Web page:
THURMOND: I would say that it’s at a crisis level and there are districts where, you know, 200 teachers are being replaced every year for years straight. You can’t close the achievement gap with that type of churn we need consistency. The teacher shortage, to me, goes back to 2008 when we had a recession in education and lots of cuts got made to release teachers. I actually opposed those kinds of cuts because I anticipated that we’d be in a situation where we’d be scrambling to bring teachers back. Nonetheless that’s where we are. And then the environment has just become very difficult. Teachers get lower compensation, they get blamed for all the challenges that many of our students are experiencing, and they’re not being provided with the right type of training and support. Many teachers tell me that they have not been provided with training that support students towards current Common Core. We should be working with our teachers to make sure that they are able to support our students for the next generation science standards for STEM and STEAM.

There’s going to be a million and a half jobs in technology in just a few years. We’ll only have half the applicants for those jobs unless we do more for our teachers and our students. That’s why I’ve introduced legislation that will give $200 million in professional development in STEM and computer science so that we can support our students for the jobs of the future. Let’s expand our training programs. And again I’ve got a scholarship program that will help anyone who wants to become a teacher, a mentorship program so we can help retain teachers, and a teacher housing program to help address the lack of affordable housing, which has driven many of our educators away from our districts that need them the most.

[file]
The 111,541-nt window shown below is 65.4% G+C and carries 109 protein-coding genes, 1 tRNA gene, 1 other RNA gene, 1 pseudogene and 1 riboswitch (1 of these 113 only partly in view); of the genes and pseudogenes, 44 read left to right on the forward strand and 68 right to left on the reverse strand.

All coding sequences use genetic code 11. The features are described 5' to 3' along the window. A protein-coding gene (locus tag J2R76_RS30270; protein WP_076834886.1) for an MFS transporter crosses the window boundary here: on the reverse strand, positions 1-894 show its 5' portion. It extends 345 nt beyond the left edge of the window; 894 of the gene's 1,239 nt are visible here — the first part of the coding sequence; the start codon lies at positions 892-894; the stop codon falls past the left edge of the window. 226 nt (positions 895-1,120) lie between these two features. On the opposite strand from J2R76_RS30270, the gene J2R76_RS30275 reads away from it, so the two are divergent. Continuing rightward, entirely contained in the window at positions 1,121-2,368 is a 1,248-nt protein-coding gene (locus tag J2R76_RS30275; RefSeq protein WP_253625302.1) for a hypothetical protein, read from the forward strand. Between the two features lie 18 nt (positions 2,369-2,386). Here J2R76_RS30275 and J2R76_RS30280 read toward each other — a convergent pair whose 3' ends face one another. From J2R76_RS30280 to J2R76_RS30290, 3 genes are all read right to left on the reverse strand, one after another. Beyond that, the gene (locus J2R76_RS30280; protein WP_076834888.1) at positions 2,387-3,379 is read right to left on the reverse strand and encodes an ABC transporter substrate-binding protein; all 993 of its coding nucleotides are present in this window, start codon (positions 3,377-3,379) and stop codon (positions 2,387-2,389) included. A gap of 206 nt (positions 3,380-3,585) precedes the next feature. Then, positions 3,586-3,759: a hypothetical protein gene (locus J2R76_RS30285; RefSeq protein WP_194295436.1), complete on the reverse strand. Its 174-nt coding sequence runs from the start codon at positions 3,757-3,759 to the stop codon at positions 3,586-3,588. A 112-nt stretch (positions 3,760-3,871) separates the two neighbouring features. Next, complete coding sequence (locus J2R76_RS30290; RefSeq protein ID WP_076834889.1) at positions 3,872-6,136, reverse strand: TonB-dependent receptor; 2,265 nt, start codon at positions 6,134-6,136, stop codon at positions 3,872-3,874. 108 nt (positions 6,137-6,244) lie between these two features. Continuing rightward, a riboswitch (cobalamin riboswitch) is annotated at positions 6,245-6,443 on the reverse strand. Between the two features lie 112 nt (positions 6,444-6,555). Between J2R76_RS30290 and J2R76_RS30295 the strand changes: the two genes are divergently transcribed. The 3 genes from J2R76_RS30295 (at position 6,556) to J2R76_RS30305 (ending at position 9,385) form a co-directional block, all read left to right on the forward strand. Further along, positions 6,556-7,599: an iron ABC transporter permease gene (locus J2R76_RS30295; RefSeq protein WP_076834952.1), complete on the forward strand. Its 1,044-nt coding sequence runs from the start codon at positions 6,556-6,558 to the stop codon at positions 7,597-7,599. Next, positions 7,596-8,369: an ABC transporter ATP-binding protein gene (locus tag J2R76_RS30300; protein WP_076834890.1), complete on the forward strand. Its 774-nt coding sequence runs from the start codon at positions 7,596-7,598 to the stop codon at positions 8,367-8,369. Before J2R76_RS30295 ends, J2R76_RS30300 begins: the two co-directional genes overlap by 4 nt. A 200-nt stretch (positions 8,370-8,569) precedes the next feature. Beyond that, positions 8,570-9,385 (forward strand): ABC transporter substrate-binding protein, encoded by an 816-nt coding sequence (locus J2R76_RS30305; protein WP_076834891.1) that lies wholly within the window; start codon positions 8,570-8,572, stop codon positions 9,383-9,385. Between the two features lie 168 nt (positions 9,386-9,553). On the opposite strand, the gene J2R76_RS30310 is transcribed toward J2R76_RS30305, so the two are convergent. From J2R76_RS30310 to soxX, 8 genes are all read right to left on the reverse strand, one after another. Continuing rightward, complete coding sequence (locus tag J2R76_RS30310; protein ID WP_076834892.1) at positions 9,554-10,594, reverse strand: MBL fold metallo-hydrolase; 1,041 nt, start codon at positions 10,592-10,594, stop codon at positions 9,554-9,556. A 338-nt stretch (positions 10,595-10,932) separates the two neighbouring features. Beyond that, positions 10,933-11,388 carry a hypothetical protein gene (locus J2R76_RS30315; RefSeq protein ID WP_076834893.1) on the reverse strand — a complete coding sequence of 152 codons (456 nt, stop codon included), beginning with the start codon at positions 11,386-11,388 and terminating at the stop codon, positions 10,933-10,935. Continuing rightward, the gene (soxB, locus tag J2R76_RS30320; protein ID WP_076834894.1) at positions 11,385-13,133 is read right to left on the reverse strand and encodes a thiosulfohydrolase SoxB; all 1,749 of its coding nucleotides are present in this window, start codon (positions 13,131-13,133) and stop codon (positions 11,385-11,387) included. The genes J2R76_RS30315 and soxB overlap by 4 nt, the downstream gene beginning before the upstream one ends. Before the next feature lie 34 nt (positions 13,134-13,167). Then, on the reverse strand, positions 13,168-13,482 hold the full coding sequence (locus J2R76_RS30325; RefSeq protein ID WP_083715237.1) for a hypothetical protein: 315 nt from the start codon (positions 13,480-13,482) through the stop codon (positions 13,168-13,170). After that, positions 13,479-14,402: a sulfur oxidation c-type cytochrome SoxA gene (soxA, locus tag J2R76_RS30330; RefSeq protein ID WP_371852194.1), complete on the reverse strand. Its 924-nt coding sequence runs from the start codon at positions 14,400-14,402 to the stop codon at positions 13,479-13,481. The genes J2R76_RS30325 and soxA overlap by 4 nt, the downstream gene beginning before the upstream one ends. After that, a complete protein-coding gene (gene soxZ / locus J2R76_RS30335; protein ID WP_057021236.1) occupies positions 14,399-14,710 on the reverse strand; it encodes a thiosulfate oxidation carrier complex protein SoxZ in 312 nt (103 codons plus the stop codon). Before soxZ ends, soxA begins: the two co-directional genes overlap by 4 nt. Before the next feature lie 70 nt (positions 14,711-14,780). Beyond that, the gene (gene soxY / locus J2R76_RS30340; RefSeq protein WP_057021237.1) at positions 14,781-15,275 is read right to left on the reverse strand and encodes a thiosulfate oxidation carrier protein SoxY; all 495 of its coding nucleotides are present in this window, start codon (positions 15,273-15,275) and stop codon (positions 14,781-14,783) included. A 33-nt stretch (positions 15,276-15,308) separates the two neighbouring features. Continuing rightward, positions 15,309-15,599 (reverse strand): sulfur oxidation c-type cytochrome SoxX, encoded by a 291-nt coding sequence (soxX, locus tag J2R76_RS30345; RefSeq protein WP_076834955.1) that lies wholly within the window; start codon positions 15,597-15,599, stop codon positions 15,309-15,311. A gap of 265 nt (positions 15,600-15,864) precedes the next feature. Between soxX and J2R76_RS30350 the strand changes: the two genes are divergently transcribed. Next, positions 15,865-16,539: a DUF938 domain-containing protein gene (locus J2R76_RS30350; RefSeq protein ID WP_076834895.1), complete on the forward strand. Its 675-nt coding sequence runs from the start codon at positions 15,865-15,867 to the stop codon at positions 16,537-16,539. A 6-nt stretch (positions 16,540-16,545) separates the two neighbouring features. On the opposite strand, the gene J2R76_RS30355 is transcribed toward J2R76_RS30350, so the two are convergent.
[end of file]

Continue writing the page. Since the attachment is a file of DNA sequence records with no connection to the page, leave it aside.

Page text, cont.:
TUCK: I just want to say that the issue on teachers started well before this recession. I mean those of us who have run schools, we had a hard time getting teachers particularly in high-poverty neighborhoods a long time ago and that’s because this state has underfunded schools. It’s because school districts don’t pay teachers enough. And because we haven’t really invested in developing and supporting our teachers. So this is, this is not something new. I think that the fact that we all know — everyone who works in school, every parent — we know the most important thing in a school is a teacher. And yet our state has under-supported, underpaid, under-embraced — in fact they over-regulated our teachers and taken creativity and innovation away from them for — literally decades, not just for the last eight years. It’s a clear indication of the need for real change in our public schools. The status quo is not working.

FREEDBERG: I wanted to just ask you about the issue of testing. Millions of students have just finished taking these tests. But the last testing results were kind of flat on average. I mean obviously we’ve got a lot of kids doing brilliantly, other kids doing very poorly, but average scores were kind of flat. How concerned should we be about the fact that we haven’t seen a big bump in these test scores and there’s been a move to not focus so much on test scores anyway. So how concerned are you about those scores?

THURMOND: I think that we should be concerned that our test scores are flat and that there have been some places where there have been improvement but those have been few and far between. We should work with those districts that have seen improvement in their test scores and figure out what their best practices were and help other districts replicate that.

This year I organized a roundtable of statewide educators to look at test scores specifically as it relates to the achievement gap and to pair districts together to see how they can help each other with best practices that will help those districts whose test scores have remained flat. And as a legislator I’ve supported adding money to the budget to provide experts who can provide technical assistance to districts to help them strengthen their plans to close the achievement gap. I appreciate that we are in a spirit where people recognize our kids are more than a test score, but we still have to have measures that let us know whether or not students are meeting the learning objectives and how to compare one student’s experience to another.